Sunday Read: Another Case Study in Balance

I hope you all survived Thanksgiving and that your cholesterol levels are coming down slowly…

This Sunday, I am finally posting something connected with Riesling again. I read this blog entry the other day and thought it was an excellent piece. Author Talia Baiocchi is making the case for why Mosel rieslings need more residual sugar to achieve balance. The article shows convincingly why balance might mean different sugar and alcohol levels for different grapes and different regions. In my mind, she totally nailed it with Mosel riesling.

Happy Sunday!

Wine Spectator: Another Case Study in Balance: Riesling

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5 thoughts on “Sunday Read: Another Case Study in Balance

  1. foxress says:

    Interesting article. I knew Mosels were generally sweeter than Rheingaus, but I did not know that the grapes were more acidic because of the slate soil and cooler temps. Very interesting.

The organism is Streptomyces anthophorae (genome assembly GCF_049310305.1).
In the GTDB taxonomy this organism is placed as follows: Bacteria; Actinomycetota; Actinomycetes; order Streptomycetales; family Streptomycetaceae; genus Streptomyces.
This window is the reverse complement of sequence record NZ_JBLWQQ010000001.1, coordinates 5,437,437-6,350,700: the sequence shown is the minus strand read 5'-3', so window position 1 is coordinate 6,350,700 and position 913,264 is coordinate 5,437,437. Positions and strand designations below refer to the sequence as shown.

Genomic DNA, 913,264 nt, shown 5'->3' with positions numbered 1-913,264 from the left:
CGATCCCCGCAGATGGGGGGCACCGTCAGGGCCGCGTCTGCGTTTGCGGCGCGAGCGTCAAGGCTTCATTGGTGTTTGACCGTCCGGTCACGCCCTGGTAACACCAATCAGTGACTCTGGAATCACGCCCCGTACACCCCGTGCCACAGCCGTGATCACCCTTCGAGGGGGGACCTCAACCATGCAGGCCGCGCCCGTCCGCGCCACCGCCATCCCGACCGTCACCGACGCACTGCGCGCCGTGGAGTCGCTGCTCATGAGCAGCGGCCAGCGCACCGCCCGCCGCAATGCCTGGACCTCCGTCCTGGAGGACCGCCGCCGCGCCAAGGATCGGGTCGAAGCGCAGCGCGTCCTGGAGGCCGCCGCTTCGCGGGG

2. talkavino says:

    Your Sunday reads are always great!
    it is interesting to see a concept of balance applied to particular grapes – to me balance is balance, it can be only applied to the finished wine – and balance simply means that all components of wine are in harmony – fruit, sweetness, acidity, body, mouthfeel, etc. If we take icewine as a an example, which is an epitome of sweet wines, best of the icewines have an ultimate balance, such as Inniskillin Cab Franc Icewine, which I had pleasure tasting.
    So she argues that Mosel Rieslings need more sugar to appear balanced? May be – I’m not entirely convinced that this is the way to look at balanced versus non-balanced wines…

    • Thank you so much for your comment! I agree with you that balance is balance in the final product, and it does not matter how that is achieved. The way I read the article it was more of an encouragement to not focus on single issues in wines, in this case residual sugar. Many wine drinkers still shy away from rieslings with more residual sugar, just because sugar is equaled with “bad”. The author, at least to me, seems to make the case that just because a riesling might have higher sugar levels, it should still be tried because the result might be just what you and I both want: balance.

      Have you ever tried a Mosel riesling ice wine? They are some of the most intense balanced wines I know with their overwhelming sweetness and high acidity, the heavy silky textures and body….sigh.

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